Braise the Roof on Dinner May 19, 2018 – Posted in: How to, Recipes
You know the scene: You’re on the second course at your favorite neighborhood bistro, hunched over a steaming plate of braised beef ragu, and you exclaim to your dinner partner, “How do they do it!?” The flavors are so warming and full, the textures soft and molten.
Amongst many great mysteries, most culinary questions have answers. Braising has been used by home cooks and professionals for centuries, and whether a novice or experienced cook, we’re confident you’re ready to dive in. Thus, we give you some not-so-secret tips on braising—what it’s about, how to do it well, and the best equipment for the job.
Braising is the process of using dry and liquid forms of heat. First, sear your meat (or sometimes a veggie) at a high temperature in a heavy pot—creating a crust that locks in juices and adds a distinct caramelized flavor. Then cook the meat in some form of liquid (generally a stock, wine or even water) either on the stove or in the oven at a low temperature for a long period of time. This process creates that fall-off-the-bone bite that melts in your mouth.
Searing is the best kept secret to cooking most cuts of meat, regardless if you are slow cooking them afterwards or simply serving a rare steak. First, season all sides of the meat with salt (we recommend a coarse kosher salt). Pour a high-smoke point oil into your pot and set it over medium-high heat. Don’t overcrowd the pot! You may have to sear in batches. Be patient! You really want that meat to brown. Flip the meat to sear on both sides. You’re looking for a crispy, amber coating. Remove all the meat from the pan and set it aside.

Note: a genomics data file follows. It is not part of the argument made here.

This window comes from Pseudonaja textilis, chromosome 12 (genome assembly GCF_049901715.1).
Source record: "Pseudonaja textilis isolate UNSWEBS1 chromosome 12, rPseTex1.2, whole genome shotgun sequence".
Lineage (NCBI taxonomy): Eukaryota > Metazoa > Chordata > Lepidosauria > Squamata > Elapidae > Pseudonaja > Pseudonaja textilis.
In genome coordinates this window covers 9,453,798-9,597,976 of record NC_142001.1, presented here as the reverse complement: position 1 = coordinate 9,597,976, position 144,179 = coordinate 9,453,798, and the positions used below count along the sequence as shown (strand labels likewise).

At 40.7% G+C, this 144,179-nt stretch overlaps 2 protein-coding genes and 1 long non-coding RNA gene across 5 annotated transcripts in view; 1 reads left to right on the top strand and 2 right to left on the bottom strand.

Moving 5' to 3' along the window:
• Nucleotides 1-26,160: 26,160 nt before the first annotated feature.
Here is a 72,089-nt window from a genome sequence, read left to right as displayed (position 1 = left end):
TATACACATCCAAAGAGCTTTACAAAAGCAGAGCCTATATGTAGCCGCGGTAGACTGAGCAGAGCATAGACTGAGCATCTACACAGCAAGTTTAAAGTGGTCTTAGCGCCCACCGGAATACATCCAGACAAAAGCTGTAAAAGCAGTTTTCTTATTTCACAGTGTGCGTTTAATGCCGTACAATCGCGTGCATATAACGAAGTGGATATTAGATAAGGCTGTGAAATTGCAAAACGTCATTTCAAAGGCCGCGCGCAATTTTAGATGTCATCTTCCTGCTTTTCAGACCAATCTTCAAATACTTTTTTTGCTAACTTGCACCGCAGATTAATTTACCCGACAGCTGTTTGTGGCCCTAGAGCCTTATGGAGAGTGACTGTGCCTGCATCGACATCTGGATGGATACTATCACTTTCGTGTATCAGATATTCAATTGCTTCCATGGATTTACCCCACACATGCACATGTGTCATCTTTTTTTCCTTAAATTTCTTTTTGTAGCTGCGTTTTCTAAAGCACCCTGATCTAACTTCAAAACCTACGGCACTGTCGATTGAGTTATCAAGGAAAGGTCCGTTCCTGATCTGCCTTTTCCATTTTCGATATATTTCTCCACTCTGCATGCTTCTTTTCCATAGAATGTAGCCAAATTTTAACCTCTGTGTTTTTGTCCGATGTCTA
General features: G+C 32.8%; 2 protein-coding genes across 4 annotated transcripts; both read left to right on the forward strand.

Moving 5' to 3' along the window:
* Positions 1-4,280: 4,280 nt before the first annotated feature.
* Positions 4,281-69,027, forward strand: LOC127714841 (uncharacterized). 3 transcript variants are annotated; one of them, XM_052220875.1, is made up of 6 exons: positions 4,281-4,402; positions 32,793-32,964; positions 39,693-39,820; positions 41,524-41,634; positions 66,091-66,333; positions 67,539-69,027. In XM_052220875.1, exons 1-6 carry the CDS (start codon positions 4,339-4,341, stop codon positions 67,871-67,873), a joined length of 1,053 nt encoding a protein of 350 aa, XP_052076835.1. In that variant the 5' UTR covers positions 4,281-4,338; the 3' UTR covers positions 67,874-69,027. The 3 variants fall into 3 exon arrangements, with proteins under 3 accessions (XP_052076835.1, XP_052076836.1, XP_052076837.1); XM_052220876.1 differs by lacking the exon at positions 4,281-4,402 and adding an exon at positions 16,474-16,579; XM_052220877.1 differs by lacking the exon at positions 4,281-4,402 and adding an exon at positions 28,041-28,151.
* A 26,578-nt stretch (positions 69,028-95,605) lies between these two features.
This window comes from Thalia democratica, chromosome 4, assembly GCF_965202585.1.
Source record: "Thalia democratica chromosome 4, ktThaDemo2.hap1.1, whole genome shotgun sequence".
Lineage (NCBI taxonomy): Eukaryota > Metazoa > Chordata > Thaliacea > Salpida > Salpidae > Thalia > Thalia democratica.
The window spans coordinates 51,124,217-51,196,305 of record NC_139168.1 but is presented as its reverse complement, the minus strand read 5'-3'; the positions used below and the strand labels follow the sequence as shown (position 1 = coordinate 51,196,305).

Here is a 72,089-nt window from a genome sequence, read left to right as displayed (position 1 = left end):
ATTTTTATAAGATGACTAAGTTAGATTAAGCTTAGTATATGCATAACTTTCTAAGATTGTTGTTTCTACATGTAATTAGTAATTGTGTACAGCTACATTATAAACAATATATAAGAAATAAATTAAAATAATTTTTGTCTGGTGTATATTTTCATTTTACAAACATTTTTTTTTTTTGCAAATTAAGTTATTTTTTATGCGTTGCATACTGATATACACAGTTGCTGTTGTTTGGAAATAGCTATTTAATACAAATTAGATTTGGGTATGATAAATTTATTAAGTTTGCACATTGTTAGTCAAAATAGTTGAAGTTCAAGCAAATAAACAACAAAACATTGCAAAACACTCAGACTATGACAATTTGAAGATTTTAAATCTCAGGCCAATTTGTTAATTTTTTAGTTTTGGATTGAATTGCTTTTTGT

Veggies do more for your dinner than make you feel better about health. They add sweetness, starch, and tons of flavor to the braise. The most traditional form is a mire poix (diced onion, celery, and carrots) but you can use combinations of tomatoes, garlic, and peppers depending on the dish. Cook the veggies in the fatty drippings from the seared meat on the same heat. The goal is to caramelize the veggies, not burn, so watch them carefully and turn down the heat if they seem too eager.
Deglaze the pot with a braising liquid. In other words, pour the liquid into the pot to release and incorporate the caramelized bits from the bottom of the pot. Scrape off the bits with a wooden spoon if they’re being stubborn. Note that a homemade stock or good wine will make a huge difference in the final product. You’ve been working really hard to perfect each ingredient—don’t leave this one out in the cold! (We recommend making a big pot of stock ahead of time, freezing it and using it as needed.)
Simmering your dish is the final step. Add the meat back into the pot of liquid with any juices that have accumulated on the plate. You don’t want to fully submerge the meat! Bring it to a simmer and then cover. At this point the dish can either simmer on the stovetop or go in the oven at 325°F.
Having the right cookware for a one-pot dish can’t be overlooked. You need a cooking surface that allows your meat to release in the initial high-heat searing process, but also one that retains and locks in heat during a slow simmer. The heavy enameled cast iron braiser was made for these dual cooking processes. The heavy cast iron maintains temperature, the well-fitting lid locks in the heat and nutrients, and the enameled surface makes for an easy clean-up. It also looks great on your table and is oven safe!
Incorporate these tips and suggestions into this recipe for Spiced Citrus Glazed Short Ribs and braise the roof on dinner.